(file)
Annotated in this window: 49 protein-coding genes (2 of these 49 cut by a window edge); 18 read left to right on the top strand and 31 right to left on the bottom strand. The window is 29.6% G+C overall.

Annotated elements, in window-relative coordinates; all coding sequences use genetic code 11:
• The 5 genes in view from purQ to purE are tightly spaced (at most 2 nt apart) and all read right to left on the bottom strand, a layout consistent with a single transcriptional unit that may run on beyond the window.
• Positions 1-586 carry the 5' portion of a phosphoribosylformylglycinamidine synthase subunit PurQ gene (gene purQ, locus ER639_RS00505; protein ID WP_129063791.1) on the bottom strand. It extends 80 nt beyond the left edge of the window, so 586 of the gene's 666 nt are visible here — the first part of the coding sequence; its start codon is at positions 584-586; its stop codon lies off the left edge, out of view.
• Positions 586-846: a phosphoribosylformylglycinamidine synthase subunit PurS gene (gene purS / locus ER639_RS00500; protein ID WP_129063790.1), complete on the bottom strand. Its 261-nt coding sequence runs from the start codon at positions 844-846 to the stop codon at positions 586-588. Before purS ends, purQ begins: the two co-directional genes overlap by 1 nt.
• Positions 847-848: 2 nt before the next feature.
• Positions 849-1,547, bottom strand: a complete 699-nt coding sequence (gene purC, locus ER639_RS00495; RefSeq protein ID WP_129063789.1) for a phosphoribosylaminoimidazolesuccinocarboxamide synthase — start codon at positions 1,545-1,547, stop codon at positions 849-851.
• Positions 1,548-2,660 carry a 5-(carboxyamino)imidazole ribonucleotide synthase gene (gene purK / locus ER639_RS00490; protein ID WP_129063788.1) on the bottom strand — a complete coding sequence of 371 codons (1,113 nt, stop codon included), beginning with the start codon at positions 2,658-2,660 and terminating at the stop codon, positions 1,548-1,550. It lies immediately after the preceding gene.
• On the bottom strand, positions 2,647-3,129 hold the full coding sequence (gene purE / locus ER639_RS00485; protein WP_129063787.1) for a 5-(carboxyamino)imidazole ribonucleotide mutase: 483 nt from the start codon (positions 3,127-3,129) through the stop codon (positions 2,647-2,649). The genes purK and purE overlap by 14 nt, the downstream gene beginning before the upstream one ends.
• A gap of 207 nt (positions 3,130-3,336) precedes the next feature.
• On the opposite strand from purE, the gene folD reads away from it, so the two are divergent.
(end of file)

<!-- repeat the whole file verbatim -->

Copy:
Annotated in this window: 49 protein-coding genes (2 of these 49 cut by a window edge); 18 read left to right on the top strand and 31 right to left on the bottom strand. The window is 29.6% G+C overall.

Annotated elements, in window-relative coordinates; all coding sequences use genetic code 11:
• The 5 genes in view from purQ to purE are tightly spaced (at most 2 nt apart) and all read right to left on the bottom strand, a layout consistent with a single transcriptional unit that may run on beyond the window.
• Positions 1-586 carry the 5' portion of a phosphoribosylformylglycinamidine synthase subunit PurQ gene (gene purQ, locus ER639_RS00505; protein ID WP_129063791.1) on the bottom strand. It extends 80 nt beyond the left edge of the window, so 586 of the gene's 666 nt are visible here — the first part of the coding sequence; its start codon is at positions 584-586; its stop codon lies off the left edge, out of view.
• Positions 586-846: a phosphoribosylformylglycinamidine synthase subunit PurS gene (gene purS / locus ER639_RS00500; protein ID WP_129063790.1), complete on the bottom strand. Its 261-nt coding sequence runs from the start codon at positions 844-846 to the stop codon at positions 586-588. Before purS ends, purQ begins: the two co-directional genes overlap by 1 nt.
• Positions 847-848: 2 nt before the next feature.
• Positions 849-1,547, bottom strand: a complete 699-nt coding sequence (gene purC, locus ER639_RS00495; RefSeq protein ID WP_129063789.1) for a phosphoribosylaminoimidazolesuccinocarboxamide synthase — start codon at positions 1,545-1,547, stop codon at positions 849-851.
• Positions 1,548-2,660 carry a 5-(carboxyamino)imidazole ribonucleotide synthase gene (gene purK / locus ER639_RS00490; protein ID WP_129063788.1) on the bottom strand — a complete coding sequence of 371 codons (1,113 nt, stop codon included), beginning with the start codon at positions 2,658-2,660 and terminating at the stop codon, positions 1,548-1,550. It lies immediately after the preceding gene.
• On the bottom strand, positions 2,647-3,129 hold the full coding sequence (gene purE / locus ER639_RS00485; protein WP_129063787.1) for a 5-(carboxyamino)imidazole ribonucleotide mutase: 483 nt from the start codon (positions 3,127-3,129) through the stop codon (positions 2,647-2,649). The genes purK and purE overlap by 14 nt, the downstream gene beginning before the upstream one ends.
• A gap of 207 nt (positions 3,130-3,336) precedes the next feature.
• On the opposite strand from purE, the gene folD reads away from it, so the two are divergent.